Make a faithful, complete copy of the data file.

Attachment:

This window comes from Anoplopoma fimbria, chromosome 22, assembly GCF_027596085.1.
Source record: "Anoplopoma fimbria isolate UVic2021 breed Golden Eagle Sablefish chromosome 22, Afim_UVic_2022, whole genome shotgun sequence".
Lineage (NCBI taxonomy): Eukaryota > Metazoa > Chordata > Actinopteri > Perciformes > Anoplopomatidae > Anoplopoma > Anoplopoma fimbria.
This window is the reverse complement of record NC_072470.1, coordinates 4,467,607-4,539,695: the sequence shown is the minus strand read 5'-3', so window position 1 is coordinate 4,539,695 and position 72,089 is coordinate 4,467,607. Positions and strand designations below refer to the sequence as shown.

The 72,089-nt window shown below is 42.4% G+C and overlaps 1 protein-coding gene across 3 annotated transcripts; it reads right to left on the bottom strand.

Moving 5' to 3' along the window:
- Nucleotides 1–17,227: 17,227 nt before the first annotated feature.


This window comes from Anoplopoma fimbria, chromosome 22, assembly GCF_027596085.1.
Source record: "Anoplopoma fimbria isolate UVic2021 breed Golden Eagle Sablefish chromosome 22, Afim_UVic_2022, whole genome shotgun sequence".
Lineage (NCBI taxonomy): Eukaryota > Metazoa > Chordata > Actinopteri > Perciformes > Anoplopomatidae > Anoplopoma > Anoplopoma fimbria.
This window is the reverse complement of record NC_072470.1, coordinates 4,467,607-4,539,695: the sequence shown is the minus strand read 5'-3', so window position 1 is coordinate 4,539,695 and position 72,089 is coordinate 4,467,607. Positions and strand designations below refer to the sequence as shown.

The 72,089-nt window shown below is 42.4% G+C and overlaps 1 protein-coding gene across 3 annotated transcripts; it reads right to left on the bottom strand.

Moving 5' to 3' along the window:
- Nucleotides 1–17,227: 17,227 nt before the first annotated feature.